U.S. President Joe Biden, a professed Catholic, celebrated Kansas voters’ rejection of a pro-life constitutional amendment which would have protected the state’s pro-life laws and allowed lawmakers pass further protections for the unborn.
In a statement released August 2, Biden lauded the decision on Tuesday night by Kansas citizens to vote down the “Value Them Both” amendment, which would have reversed a “right” to abortion in the state constitution.
“The Supreme Court’s extreme decision to overturn Roe v. Wade put women’s health and lives at risk. Tonight, the American people had something to say about it,” Biden said.
“Voters in Kansas turned out in record numbers to reject extreme efforts to amend the state constitution to take away a woman’s right to choose and open the door for a state-wide ban. This vote makes clear what we know: The majority of Americans agree that women should have access to abortion and should have the right to make their own health care decisions,” he added.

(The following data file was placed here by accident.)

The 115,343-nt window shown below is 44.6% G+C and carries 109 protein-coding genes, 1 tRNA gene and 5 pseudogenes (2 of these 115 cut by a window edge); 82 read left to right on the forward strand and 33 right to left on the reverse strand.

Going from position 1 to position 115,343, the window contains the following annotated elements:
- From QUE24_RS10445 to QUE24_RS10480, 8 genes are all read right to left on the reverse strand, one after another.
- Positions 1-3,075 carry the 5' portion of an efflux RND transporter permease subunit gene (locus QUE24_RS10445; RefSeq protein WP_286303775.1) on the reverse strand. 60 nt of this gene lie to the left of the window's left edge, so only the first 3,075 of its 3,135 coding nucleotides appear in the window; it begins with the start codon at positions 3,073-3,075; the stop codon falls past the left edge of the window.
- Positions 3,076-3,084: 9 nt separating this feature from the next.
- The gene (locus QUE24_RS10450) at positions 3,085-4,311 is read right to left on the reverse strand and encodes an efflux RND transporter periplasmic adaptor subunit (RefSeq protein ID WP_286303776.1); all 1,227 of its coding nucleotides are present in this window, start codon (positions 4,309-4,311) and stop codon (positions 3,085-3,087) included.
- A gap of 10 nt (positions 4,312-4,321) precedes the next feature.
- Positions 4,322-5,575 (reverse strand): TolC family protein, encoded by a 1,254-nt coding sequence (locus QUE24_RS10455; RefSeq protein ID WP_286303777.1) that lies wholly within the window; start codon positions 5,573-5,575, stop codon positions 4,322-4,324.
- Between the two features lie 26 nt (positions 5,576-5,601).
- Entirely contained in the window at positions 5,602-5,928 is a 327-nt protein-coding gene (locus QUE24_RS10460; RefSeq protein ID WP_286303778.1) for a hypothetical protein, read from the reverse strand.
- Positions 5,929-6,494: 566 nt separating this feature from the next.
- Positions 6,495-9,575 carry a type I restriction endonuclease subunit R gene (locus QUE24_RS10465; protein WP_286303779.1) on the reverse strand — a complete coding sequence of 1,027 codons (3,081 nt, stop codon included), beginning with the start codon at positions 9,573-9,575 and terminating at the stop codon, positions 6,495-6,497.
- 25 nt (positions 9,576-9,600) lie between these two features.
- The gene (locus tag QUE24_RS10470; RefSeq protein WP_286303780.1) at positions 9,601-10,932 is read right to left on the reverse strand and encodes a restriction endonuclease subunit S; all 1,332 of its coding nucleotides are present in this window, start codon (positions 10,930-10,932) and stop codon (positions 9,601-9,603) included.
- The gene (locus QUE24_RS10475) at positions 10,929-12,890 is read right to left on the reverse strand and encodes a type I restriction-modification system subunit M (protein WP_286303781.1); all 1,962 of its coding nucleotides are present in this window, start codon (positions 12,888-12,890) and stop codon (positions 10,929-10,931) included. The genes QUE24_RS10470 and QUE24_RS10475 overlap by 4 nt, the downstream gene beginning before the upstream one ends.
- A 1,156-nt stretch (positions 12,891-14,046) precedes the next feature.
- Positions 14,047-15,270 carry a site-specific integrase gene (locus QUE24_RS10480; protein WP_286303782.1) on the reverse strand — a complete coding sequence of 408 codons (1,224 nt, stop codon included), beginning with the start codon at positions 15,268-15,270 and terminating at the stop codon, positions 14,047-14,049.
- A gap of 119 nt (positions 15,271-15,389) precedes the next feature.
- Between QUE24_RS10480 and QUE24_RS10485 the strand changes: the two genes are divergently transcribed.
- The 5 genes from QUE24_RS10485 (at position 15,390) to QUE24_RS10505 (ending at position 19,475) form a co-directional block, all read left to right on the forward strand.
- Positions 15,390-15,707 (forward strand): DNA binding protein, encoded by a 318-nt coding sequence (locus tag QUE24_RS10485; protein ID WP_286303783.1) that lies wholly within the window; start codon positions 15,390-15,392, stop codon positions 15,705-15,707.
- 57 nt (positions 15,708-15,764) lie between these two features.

Biden took the opportunity to call on Congress to pass a bill to legalize abortion up to birth.
“Woe unto them that call evil good, and good evil; that put darkness for light, and light for darkness; that put bitter for sweet, and sweet for bitter!” Isaiah 5:20
As LifeSiteNews reported:
The amendment was meant to correct an April 2019 decision by the Kansas Supreme Court which asserted that the Kansas Constitution Bill of Rights’ guarantee of “equal and inalienable natural rights” encompasses “a woman’s right to make decisions about her body, including the decision whether to continue her pregnancy.”
In the following months, state pro-lifers set to work on a constitutional amendment to resolve the issue, a cause that took on new urgency in June when the U.S. Supreme Court overturned Roe v. Wade, restoring the elected branches of government’s discretion to decide abortion policy.
The 2019 ruling currently allows largely unrestricted abortions. The amendment itself would not have completely banned abortion but would have allowed for restrictions, including a total or near-total ban.
However, 908,745 Kansans turned out to vote on the amendment Tuesday, and rejected it 59% to 41%.
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